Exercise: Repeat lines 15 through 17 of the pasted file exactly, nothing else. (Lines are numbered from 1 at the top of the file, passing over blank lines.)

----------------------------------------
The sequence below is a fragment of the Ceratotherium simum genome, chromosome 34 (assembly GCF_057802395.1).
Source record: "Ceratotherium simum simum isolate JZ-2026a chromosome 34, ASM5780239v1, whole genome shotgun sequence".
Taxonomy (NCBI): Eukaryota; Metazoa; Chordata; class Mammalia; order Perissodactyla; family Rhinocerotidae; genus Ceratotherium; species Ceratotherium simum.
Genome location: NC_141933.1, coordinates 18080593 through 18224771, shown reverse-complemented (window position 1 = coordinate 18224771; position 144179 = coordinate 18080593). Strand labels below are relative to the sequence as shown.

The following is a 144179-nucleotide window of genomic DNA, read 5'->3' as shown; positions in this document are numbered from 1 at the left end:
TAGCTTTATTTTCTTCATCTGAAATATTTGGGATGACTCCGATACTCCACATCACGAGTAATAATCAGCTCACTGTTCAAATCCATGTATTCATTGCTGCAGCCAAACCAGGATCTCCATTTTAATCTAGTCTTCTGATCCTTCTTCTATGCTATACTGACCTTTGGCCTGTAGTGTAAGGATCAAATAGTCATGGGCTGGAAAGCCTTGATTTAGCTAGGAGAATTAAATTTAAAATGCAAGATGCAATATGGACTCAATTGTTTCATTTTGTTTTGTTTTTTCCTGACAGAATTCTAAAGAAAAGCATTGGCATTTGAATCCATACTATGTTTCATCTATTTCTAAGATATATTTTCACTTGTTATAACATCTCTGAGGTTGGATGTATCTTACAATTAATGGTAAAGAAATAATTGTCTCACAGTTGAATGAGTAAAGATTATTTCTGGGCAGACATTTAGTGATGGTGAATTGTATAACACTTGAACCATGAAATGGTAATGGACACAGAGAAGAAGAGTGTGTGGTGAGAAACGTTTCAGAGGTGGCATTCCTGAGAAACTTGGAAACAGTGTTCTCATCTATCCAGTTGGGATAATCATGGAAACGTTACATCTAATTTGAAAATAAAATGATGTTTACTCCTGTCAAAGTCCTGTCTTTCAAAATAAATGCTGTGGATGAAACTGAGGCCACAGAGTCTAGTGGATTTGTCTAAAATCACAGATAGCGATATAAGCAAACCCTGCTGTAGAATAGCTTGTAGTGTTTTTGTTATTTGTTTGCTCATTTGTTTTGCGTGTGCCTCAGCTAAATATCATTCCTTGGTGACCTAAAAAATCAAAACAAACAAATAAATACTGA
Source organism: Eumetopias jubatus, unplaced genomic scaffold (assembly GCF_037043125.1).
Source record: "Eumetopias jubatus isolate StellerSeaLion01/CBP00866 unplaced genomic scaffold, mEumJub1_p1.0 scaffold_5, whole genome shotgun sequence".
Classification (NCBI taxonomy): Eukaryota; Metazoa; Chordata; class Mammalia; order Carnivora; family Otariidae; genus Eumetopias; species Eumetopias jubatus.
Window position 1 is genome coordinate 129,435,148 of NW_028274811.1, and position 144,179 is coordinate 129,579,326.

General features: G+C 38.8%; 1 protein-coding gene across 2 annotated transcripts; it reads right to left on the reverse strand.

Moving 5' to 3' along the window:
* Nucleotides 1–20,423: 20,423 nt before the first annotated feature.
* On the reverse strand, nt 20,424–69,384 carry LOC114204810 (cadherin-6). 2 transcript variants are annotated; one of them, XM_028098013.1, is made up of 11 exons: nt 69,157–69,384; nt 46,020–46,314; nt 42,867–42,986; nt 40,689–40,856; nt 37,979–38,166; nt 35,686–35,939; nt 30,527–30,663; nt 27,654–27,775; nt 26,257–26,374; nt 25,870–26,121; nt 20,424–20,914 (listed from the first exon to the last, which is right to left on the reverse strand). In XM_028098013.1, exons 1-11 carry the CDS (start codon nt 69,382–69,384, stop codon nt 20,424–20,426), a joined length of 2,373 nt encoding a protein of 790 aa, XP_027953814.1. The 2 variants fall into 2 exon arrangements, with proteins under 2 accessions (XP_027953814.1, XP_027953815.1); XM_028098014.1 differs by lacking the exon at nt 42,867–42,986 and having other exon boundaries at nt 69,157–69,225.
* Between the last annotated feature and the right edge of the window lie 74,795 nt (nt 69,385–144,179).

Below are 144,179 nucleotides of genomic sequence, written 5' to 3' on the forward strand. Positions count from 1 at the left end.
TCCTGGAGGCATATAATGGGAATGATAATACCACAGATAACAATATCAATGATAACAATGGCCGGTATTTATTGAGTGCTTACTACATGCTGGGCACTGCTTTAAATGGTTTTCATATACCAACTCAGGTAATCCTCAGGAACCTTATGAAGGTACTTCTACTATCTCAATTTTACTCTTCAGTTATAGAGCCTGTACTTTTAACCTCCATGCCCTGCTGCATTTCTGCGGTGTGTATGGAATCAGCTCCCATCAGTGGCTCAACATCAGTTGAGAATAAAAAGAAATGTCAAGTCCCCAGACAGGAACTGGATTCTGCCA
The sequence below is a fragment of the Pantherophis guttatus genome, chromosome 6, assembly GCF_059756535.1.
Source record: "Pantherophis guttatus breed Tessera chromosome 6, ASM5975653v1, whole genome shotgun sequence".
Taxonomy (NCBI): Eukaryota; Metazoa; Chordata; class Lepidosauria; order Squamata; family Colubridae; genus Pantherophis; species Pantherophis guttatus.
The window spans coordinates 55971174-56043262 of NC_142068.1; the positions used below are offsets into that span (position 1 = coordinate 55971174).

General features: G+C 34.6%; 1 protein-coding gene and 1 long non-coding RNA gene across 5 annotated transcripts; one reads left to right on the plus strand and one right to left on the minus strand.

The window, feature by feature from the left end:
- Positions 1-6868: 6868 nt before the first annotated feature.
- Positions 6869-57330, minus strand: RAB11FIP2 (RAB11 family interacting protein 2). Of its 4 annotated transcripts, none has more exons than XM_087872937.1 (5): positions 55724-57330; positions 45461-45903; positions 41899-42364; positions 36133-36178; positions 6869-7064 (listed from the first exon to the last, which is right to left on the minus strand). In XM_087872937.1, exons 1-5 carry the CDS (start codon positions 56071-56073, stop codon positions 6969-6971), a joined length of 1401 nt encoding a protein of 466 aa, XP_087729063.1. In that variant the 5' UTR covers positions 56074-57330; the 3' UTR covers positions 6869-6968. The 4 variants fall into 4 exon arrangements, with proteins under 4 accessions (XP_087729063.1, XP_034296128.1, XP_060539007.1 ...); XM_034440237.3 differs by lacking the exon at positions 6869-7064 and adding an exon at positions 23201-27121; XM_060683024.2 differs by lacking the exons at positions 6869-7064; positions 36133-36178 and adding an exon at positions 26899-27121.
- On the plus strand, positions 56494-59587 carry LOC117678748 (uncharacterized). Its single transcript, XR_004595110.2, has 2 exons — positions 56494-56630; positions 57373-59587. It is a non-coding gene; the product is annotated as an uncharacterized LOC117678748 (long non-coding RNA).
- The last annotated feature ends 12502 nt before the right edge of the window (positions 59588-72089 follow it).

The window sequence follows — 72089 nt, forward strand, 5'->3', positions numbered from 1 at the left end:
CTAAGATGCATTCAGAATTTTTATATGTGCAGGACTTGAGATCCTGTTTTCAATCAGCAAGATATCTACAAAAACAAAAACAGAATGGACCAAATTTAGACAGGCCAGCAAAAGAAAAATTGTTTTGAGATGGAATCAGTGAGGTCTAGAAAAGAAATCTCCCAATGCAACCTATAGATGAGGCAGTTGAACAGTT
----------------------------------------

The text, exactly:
* Between the last annotated feature and the right edge of the window lie 74,795 nt (nt 69,385–144,179).

Below are 144,179 nucleotides of genomic sequence, written 5' to 3' on the forward strand. Positions count from 1 at the left end.
TCCTGGAGGCATATAATGGGAATGATAATACCACAGATAACAATATCAATGATAACAATGGCCGGTATTTATTGAGTGCTTACTACATGCTGGGCACTGCTTTAAATGGTTTTCATATACCAACTCAGGTAATCCTCAGGAACCTTATGAAGGTACTTCTACTATCTCAATTTTACTCTTCAGTTATAGAGCCTGTACTTTTAACCTCCATGCCCTGCTGCATTTCTGCGGTGTGTATGGAATCAGCTCCCATCAGTGGCTCAACATCAGTTGAGAATAAAAAGAAATGTCAAGTCCCCAGACAGGAACTGGATTCTGCCA